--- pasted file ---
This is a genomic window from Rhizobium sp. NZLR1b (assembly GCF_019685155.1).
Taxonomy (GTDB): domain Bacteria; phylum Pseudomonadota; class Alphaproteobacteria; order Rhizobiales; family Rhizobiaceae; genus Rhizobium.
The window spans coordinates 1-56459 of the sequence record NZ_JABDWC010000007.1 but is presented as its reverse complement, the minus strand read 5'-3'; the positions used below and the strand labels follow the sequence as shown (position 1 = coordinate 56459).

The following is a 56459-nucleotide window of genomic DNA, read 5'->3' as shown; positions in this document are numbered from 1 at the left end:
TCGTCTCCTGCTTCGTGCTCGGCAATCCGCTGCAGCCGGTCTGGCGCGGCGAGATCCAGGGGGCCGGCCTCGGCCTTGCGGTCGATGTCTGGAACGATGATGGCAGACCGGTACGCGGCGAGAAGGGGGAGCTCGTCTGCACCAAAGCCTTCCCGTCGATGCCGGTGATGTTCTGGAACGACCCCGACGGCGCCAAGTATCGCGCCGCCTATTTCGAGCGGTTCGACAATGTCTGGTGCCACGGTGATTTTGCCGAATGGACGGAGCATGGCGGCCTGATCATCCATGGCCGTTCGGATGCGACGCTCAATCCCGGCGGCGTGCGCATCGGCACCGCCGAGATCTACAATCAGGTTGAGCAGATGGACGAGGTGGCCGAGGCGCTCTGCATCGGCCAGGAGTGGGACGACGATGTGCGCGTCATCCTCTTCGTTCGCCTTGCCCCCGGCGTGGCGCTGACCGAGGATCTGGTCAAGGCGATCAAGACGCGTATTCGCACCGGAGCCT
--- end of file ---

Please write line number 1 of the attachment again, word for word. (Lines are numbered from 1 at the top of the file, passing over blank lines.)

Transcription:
This is a genomic window from Rhizobium sp. NZLR1b (assembly GCF_019685155.1).